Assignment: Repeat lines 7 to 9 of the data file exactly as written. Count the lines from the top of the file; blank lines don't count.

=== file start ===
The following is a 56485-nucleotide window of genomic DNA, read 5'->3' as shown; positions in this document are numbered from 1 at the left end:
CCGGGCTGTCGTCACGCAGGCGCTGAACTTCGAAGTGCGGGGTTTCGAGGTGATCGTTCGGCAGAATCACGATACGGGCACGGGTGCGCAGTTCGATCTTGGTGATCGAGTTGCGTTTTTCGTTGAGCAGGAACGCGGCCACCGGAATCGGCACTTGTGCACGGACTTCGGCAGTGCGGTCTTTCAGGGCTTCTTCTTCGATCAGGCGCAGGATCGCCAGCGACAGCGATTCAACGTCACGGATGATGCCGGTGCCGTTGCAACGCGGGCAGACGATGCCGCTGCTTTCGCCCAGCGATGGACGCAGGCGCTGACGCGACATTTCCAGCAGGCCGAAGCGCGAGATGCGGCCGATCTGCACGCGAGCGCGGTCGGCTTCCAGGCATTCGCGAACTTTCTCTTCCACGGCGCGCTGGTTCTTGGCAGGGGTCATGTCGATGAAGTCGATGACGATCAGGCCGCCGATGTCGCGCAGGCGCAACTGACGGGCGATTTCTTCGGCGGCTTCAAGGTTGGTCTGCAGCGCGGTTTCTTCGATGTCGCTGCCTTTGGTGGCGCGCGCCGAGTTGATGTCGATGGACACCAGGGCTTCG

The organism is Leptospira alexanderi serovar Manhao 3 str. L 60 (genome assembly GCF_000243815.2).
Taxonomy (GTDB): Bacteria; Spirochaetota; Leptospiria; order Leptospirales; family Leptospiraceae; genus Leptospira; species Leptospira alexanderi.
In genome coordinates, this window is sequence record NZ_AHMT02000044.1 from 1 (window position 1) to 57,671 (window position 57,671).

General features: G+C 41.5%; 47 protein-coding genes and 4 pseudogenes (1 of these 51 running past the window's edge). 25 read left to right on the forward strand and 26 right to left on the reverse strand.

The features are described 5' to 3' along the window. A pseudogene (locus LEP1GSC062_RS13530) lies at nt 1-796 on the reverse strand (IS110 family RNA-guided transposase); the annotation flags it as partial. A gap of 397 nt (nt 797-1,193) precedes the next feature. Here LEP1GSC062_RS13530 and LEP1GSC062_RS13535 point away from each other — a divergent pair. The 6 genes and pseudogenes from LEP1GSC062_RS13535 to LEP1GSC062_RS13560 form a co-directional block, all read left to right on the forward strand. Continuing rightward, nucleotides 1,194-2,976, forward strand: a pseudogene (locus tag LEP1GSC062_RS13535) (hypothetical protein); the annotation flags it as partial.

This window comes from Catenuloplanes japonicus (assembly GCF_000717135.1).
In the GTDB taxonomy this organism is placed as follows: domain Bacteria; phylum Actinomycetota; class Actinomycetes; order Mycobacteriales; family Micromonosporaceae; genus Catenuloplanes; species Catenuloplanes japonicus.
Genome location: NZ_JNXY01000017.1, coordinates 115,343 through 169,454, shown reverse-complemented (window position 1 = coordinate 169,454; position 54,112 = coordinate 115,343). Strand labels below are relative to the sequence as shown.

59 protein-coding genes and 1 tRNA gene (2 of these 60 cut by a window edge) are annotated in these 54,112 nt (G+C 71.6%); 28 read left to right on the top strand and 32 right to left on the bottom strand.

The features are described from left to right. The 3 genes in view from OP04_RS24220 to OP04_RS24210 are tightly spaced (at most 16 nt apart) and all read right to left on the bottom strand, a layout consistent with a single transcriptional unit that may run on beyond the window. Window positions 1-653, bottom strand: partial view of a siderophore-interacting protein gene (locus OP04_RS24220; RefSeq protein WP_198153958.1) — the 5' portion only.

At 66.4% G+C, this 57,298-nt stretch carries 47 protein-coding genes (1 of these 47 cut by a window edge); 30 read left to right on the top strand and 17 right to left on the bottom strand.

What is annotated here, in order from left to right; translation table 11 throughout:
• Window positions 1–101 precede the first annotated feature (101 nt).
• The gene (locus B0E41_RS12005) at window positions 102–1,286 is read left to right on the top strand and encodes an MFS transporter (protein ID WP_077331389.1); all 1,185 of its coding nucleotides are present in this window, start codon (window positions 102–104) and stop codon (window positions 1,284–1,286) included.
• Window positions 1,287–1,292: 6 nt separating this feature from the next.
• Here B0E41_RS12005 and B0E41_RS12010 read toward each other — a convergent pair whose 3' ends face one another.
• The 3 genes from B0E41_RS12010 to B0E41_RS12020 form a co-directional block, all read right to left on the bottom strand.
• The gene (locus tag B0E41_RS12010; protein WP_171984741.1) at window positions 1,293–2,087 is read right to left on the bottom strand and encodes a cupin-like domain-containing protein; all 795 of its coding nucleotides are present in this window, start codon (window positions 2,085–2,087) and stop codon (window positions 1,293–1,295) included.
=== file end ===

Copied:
The features are described 5' to 3' along the window. A pseudogene (locus LEP1GSC062_RS13530) lies at nt 1-796 on the reverse strand (IS110 family RNA-guided transposase); the annotation flags it as partial. A gap of 397 nt (nt 797-1,193) precedes the next feature. Here LEP1GSC062_RS13530 and LEP1GSC062_RS13535 point away from each other — a divergent pair. The 6 genes and pseudogenes from LEP1GSC062_RS13535 to LEP1GSC062_RS13560 form a co-directional block, all read left to right on the forward strand. Continuing rightward, nucleotides 1,194-2,976, forward strand: a pseudogene (locus tag LEP1GSC062_RS13535) (hypothetical protein); the annotation flags it as partial.

This window comes from Catenuloplanes japonicus (assembly GCF_000717135.1).
In the GTDB taxonomy this organism is placed as follows: domain Bacteria; phylum Actinomycetota; class Actinomycetes; order Mycobacteriales; family Micromonosporaceae; genus Catenuloplanes; species Catenuloplanes japonicus.